I read the The Case of the Passionless Bees, and I’m very confused. Not sure if the story was a comedic take on Sherlock Holmes written by some bee-AI that doesn’t understand human passions.
I think it’s very sadistic to build something like the amalgamated who know their free will doesn’t exist; a bit like in Blade Runner we could have automation do a lot of what Replicants did, so why even create sentient beings that are aware of the predicament of their condition? At the same time, the amalgamated are more enlightened than actual people; they know that it’s all in the circuitry- unlike people who think flesh is special and rarely question if they have free will or not. The amalgamated can also change their programming; that’s very hard for humans to do through therapy or drugs and it’s never precise.
The lack of emotion as a sign of the artificial doesn’t persuade me, because there are actual people that have a similar condition to Gearlock. They understand they should feel disgust or fear when shown disgusting or shocking situation but they just don’t feel it (usually they have brain damage or incidents in the parts involved with emotions - mid brain). And chronic conditions like depression can also create similar apathy, so I don’t see why Gearlock is really that unemotional or inhuman. He doesn’t feel some emotions, but what is an emotion, and is lack of emotion an emotion?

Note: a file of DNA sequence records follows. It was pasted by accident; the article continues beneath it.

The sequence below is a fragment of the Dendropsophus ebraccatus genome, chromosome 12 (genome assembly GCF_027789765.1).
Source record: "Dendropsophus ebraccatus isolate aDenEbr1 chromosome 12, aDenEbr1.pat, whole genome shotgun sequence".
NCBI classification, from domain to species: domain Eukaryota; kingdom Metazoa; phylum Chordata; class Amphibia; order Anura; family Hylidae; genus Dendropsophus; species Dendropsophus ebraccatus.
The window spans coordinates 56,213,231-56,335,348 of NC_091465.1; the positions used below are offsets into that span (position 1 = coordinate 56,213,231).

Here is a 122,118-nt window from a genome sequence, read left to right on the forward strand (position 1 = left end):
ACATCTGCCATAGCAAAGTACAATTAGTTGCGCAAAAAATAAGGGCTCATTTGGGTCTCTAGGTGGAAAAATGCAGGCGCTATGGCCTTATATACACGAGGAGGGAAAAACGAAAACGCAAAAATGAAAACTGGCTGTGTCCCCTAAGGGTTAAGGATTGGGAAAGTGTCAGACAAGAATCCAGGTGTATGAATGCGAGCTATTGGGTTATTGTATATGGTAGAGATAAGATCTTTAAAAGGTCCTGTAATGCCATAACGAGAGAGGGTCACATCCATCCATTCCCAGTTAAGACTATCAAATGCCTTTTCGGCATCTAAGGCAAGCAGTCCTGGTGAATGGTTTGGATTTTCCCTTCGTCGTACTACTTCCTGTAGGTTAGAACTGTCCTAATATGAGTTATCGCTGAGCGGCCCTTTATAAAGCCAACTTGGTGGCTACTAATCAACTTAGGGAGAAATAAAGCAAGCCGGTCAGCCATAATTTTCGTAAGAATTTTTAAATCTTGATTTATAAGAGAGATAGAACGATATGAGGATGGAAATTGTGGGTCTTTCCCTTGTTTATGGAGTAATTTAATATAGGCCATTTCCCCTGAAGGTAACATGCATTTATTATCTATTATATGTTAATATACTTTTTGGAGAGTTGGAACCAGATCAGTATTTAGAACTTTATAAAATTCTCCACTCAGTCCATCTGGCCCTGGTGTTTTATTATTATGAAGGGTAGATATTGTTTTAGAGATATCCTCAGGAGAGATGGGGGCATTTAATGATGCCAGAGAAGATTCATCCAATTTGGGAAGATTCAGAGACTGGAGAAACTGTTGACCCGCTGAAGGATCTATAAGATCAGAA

There are also cognitive theories with neuroscience evidence that it’s unlikely to get complex problem-solving without some affect involved, - basically no purely emotionless machine. For example, affect acts as a bias in helping us not get stuck in an infinite loop of what options to choose from more or less equal options. Also affect changing over time, even as a factor of homeostasis- temperature changes, thirst and hunger, etc- pushes us to find new stimuli and try new things. It’s unlikely to get a robot detective that can’t experience feelings, but maybe the one in the story is experiencing depersonalization.